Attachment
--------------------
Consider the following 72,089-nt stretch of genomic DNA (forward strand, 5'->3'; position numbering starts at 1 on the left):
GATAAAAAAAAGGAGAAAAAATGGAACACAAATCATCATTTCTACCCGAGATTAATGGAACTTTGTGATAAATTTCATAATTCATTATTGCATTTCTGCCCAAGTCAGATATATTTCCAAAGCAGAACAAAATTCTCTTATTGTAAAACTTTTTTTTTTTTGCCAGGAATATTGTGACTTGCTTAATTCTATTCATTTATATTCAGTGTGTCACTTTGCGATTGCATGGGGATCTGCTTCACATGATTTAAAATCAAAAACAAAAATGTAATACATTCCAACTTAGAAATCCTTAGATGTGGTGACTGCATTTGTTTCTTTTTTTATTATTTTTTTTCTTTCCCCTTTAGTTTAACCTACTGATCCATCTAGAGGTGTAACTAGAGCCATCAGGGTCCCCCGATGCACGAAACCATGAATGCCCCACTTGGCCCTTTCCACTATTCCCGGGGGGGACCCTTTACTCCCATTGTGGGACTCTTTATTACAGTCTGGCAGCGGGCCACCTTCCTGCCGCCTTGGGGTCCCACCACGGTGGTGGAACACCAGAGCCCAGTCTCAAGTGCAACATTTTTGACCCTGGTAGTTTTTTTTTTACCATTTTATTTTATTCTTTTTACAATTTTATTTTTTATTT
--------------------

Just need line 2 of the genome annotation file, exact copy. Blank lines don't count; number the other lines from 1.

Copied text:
GATAAAAAAAAGGAGAAAAAATGGAACACAAATCATCATTTCTACCCGAGATTAATGGAACTTTGTGATAAATTTCATAATTCATTATTGCATTTCTGCCCAAGTCAGATATATTTCCAAAGCAGAACAAAATTCTCTTATTGTAAAACTTTTTTTTTTTTGCCAGGAATATTGTGACTTGCTTAATTCTATTCATTTATATTCAGTGTGTCACTTTGCGATTGCATGGGGATCTGCTTCACATGATTTAAAATCAAAAACAAAAATGTAATACATTCCAACTTAGAAATCCTTAGATGTGGTGACTGCATTTGTTTCTTTTTTTATTATTTTTTTTCTTTCCCCTTTAGTTTAACCTACTGATCCATCTAGAGGTGTAACTAGAGCCATCAGGGTCCCCCGATGCACGAAACCATGAATGCCCCACTTGGCCCTTTCCACTATTCCCGGGGGGGACCCTTTACTCCCATTGTGGGACTCTTTATTACAGTCTGGCAGCGGGCCACCTTCCTGCCGCCTTGGGGTCCCACCACGGTGGTGGAACACCAGAGCCCAGTCTCAAGTGCAACATTTTTGACCCTGGTAGTTTTTTTTTTACCATTTTATTTTATTCTTTTTACAATTTTATTTTTTATTT